The common myna – popularly known as 'the cane-toad of the air' – has been convicted on new evidence it is pushing Australian native birds out of their home range.
Debate has raged for more than a decade about the damage caused by swelling myna populations, both in Australia and other countries around the world, leading the pesky bird to be rated No. 3 on the IUCN's list of the worst invasive species.
Now a team of Australian researchers has come up with what is thought to be the world's first clear proof that mynas do indeed have a negative impact on native bird numbers.
In a long running study, Kate Grarock and her colleagues of the ARC Centre of Excellence for Environmental Decisions (CEED) and Australian National University investigated 20 birds species round the national capital, Canberra, analysing ornithological records of bird abundance collected by the Canberra Ornithologists Group (COG).
COG established the Canberra Garden Bird Survey (GBS) in 1981 in which volunteers surveyed birds in and around the city. Observers survey an area of 3.1 hectares every fortnight for a 120-minute period. A total of 74 492 surveys was undertaken in Canberra over 29 years
"We found a negative relationship between the establishment of the Common Myna and the long-term abundance of three Australian cavity-nesting species and eight small bird species," Ms Grarock says.
The birds most affected by mynas were cavity nesters like the Sulphur-crested Cockatoo, Crimson Rosella, Laughing Kookaburra, and small birds such as the Superb Fairy-Wren, Striated Pardalote, Rufous Whistler, Willie Wagtail, Grey Fantail, Magpie-lark, House Sparrow, Silvereye and Common Blackbird. Larger birds like magpies, wattlebirds, galahs, ravens and currawongs appeared unaffected.
"To the best of our knowledge, this finding has never previously been demonstrated at the population level," she adds. "It is particularly difficult to track the impact of an invasive species on native wildlife when it isn't an actual predator, as this can take place subtly and over a long time and can vary season by season," she says. "Also you need to know whether it is the invader that is causing the damage – or whether it is simply due to habitat change, such as cities expanding."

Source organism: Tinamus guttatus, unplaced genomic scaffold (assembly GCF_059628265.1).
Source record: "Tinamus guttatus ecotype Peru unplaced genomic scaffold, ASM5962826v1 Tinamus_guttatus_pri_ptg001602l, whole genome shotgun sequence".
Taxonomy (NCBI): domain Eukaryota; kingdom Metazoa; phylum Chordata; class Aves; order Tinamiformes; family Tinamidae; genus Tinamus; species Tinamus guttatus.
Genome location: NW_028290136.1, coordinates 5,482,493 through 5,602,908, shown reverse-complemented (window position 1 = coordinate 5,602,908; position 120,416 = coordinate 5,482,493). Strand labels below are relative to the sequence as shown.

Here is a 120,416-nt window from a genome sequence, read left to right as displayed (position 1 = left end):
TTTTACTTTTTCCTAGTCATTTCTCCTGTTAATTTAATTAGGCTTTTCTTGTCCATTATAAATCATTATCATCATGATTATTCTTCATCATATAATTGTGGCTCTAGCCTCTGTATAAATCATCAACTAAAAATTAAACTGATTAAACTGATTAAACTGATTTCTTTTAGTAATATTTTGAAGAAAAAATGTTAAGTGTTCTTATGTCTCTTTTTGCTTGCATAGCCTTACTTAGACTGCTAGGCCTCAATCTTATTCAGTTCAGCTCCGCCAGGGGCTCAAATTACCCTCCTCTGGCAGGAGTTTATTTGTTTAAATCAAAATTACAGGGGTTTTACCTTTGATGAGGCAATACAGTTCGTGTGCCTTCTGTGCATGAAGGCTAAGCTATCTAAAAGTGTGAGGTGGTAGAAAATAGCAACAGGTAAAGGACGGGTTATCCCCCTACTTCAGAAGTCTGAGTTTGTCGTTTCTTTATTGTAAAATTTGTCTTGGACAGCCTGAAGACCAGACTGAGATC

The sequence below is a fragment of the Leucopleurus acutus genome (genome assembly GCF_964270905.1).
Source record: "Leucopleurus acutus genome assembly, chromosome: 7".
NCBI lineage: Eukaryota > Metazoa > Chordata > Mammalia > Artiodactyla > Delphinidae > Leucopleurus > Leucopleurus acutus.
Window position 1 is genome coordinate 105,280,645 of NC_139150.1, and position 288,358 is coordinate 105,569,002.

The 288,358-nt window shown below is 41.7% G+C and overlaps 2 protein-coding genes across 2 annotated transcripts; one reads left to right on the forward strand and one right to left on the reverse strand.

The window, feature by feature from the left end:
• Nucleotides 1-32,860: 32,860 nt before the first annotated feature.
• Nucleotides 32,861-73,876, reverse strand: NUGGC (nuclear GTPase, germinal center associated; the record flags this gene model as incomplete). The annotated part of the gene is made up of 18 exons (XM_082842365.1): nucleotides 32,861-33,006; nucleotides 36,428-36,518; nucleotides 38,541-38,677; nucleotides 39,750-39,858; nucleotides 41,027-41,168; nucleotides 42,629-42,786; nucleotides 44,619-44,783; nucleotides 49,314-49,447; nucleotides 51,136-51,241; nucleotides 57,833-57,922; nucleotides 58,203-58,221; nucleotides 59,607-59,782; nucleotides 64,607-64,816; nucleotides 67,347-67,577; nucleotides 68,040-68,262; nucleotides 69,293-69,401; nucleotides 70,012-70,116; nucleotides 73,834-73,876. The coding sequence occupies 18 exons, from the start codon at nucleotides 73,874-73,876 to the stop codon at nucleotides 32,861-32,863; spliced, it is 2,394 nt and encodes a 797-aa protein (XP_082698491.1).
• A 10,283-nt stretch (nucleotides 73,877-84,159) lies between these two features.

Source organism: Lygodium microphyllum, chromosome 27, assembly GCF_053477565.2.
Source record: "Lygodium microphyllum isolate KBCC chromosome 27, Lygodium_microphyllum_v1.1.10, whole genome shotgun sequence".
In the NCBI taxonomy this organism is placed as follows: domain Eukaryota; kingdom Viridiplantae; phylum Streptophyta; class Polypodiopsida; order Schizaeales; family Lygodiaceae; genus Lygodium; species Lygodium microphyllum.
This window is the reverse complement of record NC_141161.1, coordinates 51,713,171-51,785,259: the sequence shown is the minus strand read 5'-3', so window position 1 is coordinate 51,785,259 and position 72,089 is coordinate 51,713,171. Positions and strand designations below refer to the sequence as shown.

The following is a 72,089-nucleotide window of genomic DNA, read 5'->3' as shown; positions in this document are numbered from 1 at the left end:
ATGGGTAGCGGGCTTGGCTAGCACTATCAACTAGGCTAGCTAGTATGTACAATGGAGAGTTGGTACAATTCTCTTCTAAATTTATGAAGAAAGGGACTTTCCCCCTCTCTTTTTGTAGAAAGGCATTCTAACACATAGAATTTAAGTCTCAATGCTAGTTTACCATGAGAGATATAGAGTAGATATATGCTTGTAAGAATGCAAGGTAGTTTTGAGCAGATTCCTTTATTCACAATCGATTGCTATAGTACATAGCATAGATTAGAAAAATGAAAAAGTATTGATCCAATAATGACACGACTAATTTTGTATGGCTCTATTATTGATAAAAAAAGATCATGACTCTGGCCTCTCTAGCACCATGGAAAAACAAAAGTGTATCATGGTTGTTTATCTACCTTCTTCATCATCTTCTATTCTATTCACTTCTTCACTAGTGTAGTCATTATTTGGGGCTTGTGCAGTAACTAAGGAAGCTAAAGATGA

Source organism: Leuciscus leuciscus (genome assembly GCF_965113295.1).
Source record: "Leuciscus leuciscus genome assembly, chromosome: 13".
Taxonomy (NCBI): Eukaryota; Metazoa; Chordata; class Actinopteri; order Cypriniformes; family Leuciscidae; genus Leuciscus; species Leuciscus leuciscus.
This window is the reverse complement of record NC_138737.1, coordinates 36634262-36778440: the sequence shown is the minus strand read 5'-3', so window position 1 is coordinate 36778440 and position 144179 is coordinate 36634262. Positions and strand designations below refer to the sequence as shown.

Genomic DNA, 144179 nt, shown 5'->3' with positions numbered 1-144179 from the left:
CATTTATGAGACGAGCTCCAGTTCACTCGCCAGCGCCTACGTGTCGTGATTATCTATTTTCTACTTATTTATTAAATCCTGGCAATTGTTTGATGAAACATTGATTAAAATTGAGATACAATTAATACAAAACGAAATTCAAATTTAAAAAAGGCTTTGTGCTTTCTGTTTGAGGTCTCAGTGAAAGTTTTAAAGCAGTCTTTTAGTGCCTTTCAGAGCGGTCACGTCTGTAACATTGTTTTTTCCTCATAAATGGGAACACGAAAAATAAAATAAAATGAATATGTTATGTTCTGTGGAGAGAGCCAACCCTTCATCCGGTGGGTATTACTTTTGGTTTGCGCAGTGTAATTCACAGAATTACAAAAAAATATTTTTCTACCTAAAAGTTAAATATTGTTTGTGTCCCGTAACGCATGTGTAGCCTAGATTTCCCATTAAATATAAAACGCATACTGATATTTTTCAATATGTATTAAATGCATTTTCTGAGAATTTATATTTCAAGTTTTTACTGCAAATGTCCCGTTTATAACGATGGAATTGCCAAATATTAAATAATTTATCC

The results confirmed that the impact of the myna was significant on native as well as on other introduced birds – and was not benign, Ms Grarock says.
Mynas were introduced into Australia in 1862, originally to control insect pests at the Melbourne markets. A pair was brought to Canberra in 1968, and the species' numbers began to increase dramatically throughout the ACT from the early 1990s, to become one of the city's commonest birds, prompting public calls for their control.
Similar calls have been voiced in cities around Australia as well as round the world.
"The common myna is considered by the public to be a pariah. In Australia in 2005, the species was voted as the 'most significant pest', 'the pest problem seen to be increasing most' and the top 'pest problem that needs more control'. Community concern about the common myna was greater than for devastating species such as the cane toad, red fox, feral cat and European rabbit," she notes.
However, until now there has been little clear scientific basis for its public reputation.
"Understanding the impact of an introduced species is essential for its effective management," Grarock also says. "If you are going to put a lot of money and effort into a control program, you need to be sure it is worthwhile – and that it is going to work. Controlling mynas may have little benefit if the main cause of native bird decline is urban development."
The research into the impact of the common myna demonstrates the sort of long-term investigation that is necessary to prove an invader is having a negative effect on native or local wildlife, to develop an effective control strategy and to prioritise it among other possible threats to Australian native wildlife, she says.
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More information: Grarock K, Tidemann CR, Wood J, Lindenmayer DB (2012) Is It Benign or Is It a Pariah? Empirical Evidence for the Impact of the Common Myna (Acridotheres tristis) on Australian Birds. PLoS ONE 7(7): e40622. doi:10.1371/journal.pone.0040622